The COVID-19 pandemic has caused countless disruptions in the daily lives of many people, but for parents who share custody of their children, there may also be additional issues. In some instances, parents have refused to send their children to the other parent, citing concerns over coronavirus contagion.
The Wrong Way to Handle COVID-19 Custody Concerns
In Santa Clara County, California, for example, at least nine cases have arisen in which one parent violated an existing custody agreement based on expressed concerns over their children contacting COVID-19 while with the other parent.
Authorities aren't making light of this “legitimate, very scary concern” of parents, according to Santa Clara County's Deputy District Attorney Erica Engin, but at the same time, the pandemic doesn't grant a custodial parent the right to make decisions that affect the court-granted custody rights of the other parent — and certainly not to withhold custody time.
Indeed, courts and other legal officials have been clear that child custody agreements already in place should not be affected by COVID-19 concerns, at least not by unilateral action by one of the parties such as refusing to deliver children to the other parent in direct violation of an existing custody agreement or order.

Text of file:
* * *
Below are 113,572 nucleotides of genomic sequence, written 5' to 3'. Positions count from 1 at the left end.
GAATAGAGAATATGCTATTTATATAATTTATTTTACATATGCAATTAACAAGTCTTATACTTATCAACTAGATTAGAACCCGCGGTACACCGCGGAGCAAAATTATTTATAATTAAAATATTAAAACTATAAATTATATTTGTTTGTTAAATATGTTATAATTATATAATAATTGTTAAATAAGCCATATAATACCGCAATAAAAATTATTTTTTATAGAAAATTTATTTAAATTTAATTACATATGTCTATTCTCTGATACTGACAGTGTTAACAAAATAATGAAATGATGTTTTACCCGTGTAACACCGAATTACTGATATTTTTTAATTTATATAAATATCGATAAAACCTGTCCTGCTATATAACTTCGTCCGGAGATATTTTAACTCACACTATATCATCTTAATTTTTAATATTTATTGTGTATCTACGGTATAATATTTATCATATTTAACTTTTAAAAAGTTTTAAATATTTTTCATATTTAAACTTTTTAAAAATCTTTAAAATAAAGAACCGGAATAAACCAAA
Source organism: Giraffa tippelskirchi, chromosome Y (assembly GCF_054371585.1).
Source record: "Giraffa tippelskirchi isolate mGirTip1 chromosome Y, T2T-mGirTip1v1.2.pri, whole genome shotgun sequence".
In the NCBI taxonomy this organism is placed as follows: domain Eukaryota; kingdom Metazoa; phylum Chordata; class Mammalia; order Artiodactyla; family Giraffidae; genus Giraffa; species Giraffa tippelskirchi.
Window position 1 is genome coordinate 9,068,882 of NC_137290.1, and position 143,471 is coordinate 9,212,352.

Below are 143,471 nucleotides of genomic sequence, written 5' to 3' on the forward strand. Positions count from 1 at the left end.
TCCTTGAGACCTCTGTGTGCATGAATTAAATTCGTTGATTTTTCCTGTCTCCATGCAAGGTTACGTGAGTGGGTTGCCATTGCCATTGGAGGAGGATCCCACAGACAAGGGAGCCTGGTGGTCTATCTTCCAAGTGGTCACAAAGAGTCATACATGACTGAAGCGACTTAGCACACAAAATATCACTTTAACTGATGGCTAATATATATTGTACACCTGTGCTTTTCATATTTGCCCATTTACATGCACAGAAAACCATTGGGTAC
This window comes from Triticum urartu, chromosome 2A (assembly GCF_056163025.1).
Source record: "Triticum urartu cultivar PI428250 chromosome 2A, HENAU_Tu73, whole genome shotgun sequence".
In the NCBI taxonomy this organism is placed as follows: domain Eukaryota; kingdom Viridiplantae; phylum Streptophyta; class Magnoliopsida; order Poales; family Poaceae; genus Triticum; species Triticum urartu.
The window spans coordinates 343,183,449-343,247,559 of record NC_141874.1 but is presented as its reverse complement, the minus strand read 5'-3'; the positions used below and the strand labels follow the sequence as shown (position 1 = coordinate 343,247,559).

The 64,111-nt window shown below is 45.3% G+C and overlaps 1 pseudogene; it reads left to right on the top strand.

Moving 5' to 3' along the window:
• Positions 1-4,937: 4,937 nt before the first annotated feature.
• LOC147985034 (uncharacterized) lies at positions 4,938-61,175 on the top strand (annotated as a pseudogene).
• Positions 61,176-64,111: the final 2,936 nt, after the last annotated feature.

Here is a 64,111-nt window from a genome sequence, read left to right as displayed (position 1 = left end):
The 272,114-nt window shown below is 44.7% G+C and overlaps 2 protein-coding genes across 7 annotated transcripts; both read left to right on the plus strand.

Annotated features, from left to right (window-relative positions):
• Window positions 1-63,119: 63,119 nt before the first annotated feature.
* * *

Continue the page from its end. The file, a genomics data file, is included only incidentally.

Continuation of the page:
All of that is not to say that parents are without recourse if they have legitimate concerns over situations such as a parent's employment as an essential worker or scheduling issues because of working from home, etc. In such cases, you should attempt to work out the issue with your co-parent and come to an agreement on the issue. Taking action on your own without consulting or having the consent of the other parent, however, is not advisable.
New Jersey Law and COVID-19
In New Jersey, the government has been proactive in addressing this potential issue by providing information on the FAQ page concerning COVID-19. Specifically, the government addresses the question of what to do if you are having child custody issues during the pandemic.
First of all, as noted above, you should try to resolve the issue with your co-parent, opting even for mediation if you cannot reach an agreement on your own.
Still, the government notes, “[i]f immediate and permanent harm will occur if your case isn't heard immediately, you can file your family case as an emergent matter through the State's court system.” Such cases involve requests for “emergency custody, termination of visitation, or temporary prevention of relocation of a child outside of New Jersey.”
If you are having custody issues related to COVID-19 in New Jersey, please contact the Lento Law Firm online or call (888) 535-3686 today to discuss your options.